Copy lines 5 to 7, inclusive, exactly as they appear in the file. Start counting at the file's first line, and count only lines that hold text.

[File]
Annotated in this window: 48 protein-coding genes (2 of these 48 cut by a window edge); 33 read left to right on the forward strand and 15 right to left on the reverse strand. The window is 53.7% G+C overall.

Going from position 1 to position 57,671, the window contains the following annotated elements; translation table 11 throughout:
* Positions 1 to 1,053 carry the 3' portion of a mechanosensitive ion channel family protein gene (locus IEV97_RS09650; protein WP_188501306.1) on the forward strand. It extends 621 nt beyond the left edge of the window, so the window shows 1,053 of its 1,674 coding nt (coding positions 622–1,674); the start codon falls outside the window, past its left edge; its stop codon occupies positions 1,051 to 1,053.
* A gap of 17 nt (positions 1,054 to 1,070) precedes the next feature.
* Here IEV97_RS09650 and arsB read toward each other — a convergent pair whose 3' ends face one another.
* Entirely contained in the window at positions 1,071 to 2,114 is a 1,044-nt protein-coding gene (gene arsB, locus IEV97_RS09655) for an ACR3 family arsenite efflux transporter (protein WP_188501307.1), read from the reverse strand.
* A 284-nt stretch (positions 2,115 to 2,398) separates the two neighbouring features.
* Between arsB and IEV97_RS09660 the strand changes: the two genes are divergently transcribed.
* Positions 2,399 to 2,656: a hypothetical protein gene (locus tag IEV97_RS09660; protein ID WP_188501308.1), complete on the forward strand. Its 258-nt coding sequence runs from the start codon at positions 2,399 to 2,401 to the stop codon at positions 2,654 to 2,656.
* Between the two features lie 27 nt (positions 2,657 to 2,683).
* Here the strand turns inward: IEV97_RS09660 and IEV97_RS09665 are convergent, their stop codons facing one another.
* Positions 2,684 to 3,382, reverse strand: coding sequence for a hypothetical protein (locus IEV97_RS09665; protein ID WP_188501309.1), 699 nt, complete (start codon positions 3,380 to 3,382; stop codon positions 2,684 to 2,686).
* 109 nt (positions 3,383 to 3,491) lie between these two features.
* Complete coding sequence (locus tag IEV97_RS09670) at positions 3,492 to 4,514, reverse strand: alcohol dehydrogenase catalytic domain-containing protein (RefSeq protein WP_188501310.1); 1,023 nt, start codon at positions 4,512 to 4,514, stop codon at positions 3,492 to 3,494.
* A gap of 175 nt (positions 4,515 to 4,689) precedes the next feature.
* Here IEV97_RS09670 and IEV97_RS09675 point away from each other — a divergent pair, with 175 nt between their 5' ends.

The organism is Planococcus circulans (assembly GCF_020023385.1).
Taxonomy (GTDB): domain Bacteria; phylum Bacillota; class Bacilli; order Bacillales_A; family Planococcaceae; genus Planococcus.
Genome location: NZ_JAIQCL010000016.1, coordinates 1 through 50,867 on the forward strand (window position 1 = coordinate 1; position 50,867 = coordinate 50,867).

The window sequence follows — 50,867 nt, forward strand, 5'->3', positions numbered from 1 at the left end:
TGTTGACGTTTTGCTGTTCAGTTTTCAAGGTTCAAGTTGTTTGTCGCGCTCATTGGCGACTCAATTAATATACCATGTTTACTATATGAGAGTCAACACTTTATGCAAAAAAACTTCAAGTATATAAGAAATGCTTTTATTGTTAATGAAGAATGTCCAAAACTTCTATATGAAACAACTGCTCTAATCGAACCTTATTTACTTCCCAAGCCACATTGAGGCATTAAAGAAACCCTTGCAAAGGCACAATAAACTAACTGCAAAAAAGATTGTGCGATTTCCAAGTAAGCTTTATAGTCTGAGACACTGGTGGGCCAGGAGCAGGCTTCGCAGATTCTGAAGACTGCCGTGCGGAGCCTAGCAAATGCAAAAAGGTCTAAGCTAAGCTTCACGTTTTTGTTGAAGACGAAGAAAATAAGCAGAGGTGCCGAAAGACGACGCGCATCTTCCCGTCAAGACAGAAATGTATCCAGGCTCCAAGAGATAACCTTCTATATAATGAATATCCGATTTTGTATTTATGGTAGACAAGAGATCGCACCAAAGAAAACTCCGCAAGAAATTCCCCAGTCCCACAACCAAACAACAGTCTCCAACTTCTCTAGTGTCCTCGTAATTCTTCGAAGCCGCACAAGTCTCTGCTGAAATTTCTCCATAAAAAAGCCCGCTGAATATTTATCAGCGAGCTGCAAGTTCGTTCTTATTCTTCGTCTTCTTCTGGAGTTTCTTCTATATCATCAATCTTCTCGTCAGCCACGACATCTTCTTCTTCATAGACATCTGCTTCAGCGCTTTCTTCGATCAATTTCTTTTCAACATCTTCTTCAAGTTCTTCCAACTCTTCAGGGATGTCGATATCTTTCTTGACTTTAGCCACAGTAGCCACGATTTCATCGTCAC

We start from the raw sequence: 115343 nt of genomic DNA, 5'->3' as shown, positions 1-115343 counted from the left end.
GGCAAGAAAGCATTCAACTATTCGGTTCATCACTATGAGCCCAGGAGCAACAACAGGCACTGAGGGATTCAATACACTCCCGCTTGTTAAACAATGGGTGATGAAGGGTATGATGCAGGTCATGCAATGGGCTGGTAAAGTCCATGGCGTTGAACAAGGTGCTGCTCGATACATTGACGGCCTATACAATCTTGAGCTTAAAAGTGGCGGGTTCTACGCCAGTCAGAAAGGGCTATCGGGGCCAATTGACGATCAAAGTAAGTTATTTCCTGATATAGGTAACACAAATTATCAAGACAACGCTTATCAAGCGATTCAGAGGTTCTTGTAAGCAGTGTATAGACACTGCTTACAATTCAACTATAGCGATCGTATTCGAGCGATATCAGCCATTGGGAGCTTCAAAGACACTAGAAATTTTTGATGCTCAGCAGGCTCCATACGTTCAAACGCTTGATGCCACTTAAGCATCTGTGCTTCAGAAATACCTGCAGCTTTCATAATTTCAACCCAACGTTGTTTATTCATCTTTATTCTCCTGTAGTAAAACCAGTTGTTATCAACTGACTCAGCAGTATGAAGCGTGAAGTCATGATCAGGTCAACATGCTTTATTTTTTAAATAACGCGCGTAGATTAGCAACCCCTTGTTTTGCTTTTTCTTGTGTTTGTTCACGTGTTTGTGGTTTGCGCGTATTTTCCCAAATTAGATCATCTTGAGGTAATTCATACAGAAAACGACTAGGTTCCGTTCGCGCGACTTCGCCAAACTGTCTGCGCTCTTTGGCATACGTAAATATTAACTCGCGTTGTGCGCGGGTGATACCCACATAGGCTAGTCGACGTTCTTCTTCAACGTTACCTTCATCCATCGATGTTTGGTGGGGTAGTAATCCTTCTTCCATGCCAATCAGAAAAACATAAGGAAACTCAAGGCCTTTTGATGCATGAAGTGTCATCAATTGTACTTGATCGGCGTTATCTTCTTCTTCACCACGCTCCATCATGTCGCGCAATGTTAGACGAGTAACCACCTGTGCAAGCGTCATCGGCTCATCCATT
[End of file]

* Here IEV97_RS09650 and arsB read toward each other — a convergent pair whose 3' ends face one another.
* Entirely contained in the window at positions 1,071 to 2,114 is a 1,044-nt protein-coding gene (gene arsB, locus IEV97_RS09655) for an ACR3 family arsenite efflux transporter (protein WP_188501307.1), read from the reverse strand.
* A 284-nt stretch (positions 2,115 to 2,398) separates the two neighbouring features.